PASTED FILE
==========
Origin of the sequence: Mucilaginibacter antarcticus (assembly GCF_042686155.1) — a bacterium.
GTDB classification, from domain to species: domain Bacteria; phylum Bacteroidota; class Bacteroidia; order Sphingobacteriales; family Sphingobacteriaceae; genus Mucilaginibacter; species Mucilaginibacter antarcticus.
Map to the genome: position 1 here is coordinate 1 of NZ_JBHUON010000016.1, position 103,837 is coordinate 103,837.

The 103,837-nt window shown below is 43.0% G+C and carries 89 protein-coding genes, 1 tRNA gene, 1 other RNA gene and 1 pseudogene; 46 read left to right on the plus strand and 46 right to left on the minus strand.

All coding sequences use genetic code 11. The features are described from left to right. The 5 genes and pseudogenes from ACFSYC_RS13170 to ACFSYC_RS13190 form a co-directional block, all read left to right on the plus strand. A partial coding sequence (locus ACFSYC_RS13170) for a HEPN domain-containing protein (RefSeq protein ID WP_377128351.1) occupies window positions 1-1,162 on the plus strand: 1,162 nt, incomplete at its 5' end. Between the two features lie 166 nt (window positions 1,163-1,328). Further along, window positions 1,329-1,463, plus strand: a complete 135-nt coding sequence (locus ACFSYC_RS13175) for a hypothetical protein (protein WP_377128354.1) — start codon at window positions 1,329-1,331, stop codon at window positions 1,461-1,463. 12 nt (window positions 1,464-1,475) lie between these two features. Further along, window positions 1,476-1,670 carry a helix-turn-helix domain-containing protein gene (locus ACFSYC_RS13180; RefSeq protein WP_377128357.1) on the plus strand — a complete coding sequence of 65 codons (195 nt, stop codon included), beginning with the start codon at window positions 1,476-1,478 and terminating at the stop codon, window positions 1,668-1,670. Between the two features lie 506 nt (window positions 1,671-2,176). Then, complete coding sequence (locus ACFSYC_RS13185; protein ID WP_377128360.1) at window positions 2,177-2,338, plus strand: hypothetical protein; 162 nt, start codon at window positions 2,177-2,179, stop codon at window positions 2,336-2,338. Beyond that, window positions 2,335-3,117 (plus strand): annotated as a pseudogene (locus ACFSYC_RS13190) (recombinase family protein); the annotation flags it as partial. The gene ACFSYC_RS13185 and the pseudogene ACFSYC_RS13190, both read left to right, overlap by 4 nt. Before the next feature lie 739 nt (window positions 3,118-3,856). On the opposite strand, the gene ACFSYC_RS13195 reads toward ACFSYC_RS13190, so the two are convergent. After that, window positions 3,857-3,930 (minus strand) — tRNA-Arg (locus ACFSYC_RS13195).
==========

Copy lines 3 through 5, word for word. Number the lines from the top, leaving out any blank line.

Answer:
Map to the genome: position 1 here is coordinate 1 of NZ_JBHUON010000016.1, position 103,837 is coordinate 103,837.

The 103,837-nt window shown below is 43.0% G+C and carries 89 protein-coding genes, 1 tRNA gene, 1 other RNA gene and 1 pseudogene; 46 read left to right on the plus strand and 46 right to left on the minus strand.

All coding sequences use genetic code 11. The features are described from left to right. The 5 genes and pseudogenes from ACFSYC_RS13170 to ACFSYC_RS13190 form a co-directional block, all read left to right on the plus strand. A partial coding sequence (locus ACFSYC_RS13170) for a HEPN domain-containing protein (RefSeq protein ID WP_377128351.1) occupies window positions 1-1,162 on the plus strand: 1,162 nt, incomplete at its 5' end. Between the two features lie 166 nt (window positions 1,163-1,328). Further along, window positions 1,329-1,463, plus strand: a complete 135-nt coding sequence (locus ACFSYC_RS13175) for a hypothetical protein (protein WP_377128354.1) — start codon at window positions 1,329-1,331, stop codon at window positions 1,461-1,463. 12 nt (window positions 1,464-1,475) lie between these two features. Further along, window positions 1,476-1,670 carry a helix-turn-helix domain-containing protein gene (locus ACFSYC_RS13180; RefSeq protein WP_377128357.1) on the plus strand — a complete coding sequence of 65 codons (195 nt, stop codon included), beginning with the start codon at window positions 1,476-1,478 and terminating at the stop codon, window positions 1,668-1,670. Between the two features lie 506 nt (window positions 1,671-2,176). Then, complete coding sequence (locus ACFSYC_RS13185; protein ID WP_377128360.1) at window positions 2,177-2,338, plus strand: hypothetical protein; 162 nt, start codon at window positions 2,177-2,179, stop codon at window positions 2,336-2,338. Beyond that, window positions 2,335-3,117 (plus strand): annotated as a pseudogene (locus ACFSYC_RS13190) (recombinase family protein); the annotation flags it as partial. The gene ACFSYC_RS13185 and the pseudogene ACFSYC_RS13190, both read left to right, overlap by 4 nt. Before the next feature lie 739 nt (window positions 3,118-3,856). On the opposite strand, the gene ACFSYC_RS13195 reads toward ACFSYC_RS13190, so the two are convergent. After that, window positions 3,857-3,930 (minus strand) — tRNA-Arg (locus ACFSYC_RS13195).